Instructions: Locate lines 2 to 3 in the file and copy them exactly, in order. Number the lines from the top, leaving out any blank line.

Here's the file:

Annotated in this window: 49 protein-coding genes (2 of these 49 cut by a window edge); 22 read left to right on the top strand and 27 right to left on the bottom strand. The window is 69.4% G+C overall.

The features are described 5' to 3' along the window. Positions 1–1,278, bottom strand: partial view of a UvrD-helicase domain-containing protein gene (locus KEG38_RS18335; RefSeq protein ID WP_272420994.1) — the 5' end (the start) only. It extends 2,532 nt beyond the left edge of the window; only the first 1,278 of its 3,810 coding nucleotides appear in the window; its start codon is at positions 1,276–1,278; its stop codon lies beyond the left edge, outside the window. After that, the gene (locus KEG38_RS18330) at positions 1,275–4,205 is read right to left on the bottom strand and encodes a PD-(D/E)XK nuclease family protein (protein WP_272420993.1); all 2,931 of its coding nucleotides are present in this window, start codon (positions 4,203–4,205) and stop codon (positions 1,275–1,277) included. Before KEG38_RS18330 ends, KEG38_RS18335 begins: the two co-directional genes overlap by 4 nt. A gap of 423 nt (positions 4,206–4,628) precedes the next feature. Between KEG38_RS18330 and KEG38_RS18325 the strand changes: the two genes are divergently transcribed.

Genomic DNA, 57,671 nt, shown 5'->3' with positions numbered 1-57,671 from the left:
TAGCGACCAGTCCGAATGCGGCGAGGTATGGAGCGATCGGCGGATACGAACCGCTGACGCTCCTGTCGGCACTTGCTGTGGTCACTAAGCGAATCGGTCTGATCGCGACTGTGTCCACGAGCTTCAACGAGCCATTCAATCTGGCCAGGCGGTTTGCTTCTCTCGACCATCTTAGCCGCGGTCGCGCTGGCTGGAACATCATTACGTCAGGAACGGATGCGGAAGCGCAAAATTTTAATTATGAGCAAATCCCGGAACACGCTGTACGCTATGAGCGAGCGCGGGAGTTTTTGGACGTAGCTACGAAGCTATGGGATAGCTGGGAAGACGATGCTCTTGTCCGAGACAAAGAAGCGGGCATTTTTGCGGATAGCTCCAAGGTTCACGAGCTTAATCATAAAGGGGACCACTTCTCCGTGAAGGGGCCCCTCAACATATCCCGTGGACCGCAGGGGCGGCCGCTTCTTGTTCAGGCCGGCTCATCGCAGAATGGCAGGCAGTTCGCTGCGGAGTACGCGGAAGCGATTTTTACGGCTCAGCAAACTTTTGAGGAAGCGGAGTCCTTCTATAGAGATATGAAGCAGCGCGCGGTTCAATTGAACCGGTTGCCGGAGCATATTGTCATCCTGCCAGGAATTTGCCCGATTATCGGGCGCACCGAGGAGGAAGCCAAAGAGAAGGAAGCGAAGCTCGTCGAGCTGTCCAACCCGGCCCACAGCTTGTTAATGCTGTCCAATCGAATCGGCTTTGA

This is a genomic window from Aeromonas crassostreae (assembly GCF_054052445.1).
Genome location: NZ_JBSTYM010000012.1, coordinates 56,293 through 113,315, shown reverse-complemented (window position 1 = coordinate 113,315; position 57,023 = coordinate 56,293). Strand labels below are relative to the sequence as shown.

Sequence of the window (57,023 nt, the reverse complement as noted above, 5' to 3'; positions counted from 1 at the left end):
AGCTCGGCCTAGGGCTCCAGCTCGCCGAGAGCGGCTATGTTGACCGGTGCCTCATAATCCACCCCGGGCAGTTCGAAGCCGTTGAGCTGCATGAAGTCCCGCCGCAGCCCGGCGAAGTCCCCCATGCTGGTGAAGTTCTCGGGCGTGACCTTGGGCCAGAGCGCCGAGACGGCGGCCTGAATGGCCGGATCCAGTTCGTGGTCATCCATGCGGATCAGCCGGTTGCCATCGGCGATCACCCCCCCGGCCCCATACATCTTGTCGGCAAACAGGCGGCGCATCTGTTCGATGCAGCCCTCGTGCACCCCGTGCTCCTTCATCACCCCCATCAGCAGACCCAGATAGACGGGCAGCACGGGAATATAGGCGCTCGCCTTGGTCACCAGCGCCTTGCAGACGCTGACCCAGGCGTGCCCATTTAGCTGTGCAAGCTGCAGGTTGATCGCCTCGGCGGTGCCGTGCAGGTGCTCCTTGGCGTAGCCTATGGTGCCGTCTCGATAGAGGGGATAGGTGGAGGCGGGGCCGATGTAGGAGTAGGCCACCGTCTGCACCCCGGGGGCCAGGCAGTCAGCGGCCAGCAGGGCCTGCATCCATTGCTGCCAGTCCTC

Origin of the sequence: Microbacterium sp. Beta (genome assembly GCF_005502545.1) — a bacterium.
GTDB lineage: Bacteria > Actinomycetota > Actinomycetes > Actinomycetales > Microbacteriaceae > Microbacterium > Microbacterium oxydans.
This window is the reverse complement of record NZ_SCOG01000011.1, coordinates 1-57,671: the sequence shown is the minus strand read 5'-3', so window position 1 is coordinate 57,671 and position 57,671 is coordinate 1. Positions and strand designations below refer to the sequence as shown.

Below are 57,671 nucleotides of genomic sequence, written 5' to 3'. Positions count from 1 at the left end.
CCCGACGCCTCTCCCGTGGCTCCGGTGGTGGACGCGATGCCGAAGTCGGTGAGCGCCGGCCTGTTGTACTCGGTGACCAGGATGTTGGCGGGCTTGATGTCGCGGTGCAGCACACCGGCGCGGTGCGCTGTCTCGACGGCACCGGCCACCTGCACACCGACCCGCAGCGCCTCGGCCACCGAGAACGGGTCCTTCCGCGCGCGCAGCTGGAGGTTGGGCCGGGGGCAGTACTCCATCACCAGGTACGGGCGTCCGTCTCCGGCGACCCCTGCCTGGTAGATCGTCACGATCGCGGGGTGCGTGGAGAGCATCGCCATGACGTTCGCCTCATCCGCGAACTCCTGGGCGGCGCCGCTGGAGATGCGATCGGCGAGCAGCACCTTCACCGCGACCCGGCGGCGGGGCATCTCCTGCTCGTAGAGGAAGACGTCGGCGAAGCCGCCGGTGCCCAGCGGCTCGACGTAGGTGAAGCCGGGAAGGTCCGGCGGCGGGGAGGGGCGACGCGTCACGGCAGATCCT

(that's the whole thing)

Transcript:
The features are described 5' to 3' along the window. Positions 1–1,278, bottom strand: partial view of a UvrD-helicase domain-containing protein gene (locus KEG38_RS18335; RefSeq protein ID WP_272420994.1) — the 5' end (the start) only. It extends 2,532 nt beyond the left edge of the window; only the first 1,278 of its 3,810 coding nucleotides appear in the window; its start codon is at positions 1,276–1,278; its stop codon lies beyond the left edge, outside the window. After that, the gene (locus KEG38_RS18330) at positions 1,275–4,205 is read right to left on the bottom strand and encodes a PD-(D/E)XK nuclease family protein (protein WP_272420993.1); all 2,931 of its coding nucleotides are present in this window, start codon (positions 4,203–4,205) and stop codon (positions 1,275–1,277) included. Before KEG38_RS18330 ends, KEG38_RS18335 begins: the two co-directional genes overlap by 4 nt. A gap of 423 nt (positions 4,206–4,628) precedes the next feature. Between KEG38_RS18330 and KEG38_RS18325 the strand changes: the two genes are divergently transcribed.

Genomic DNA, 57,671 nt, shown 5'->3' with positions numbered 1-57,671 from the left: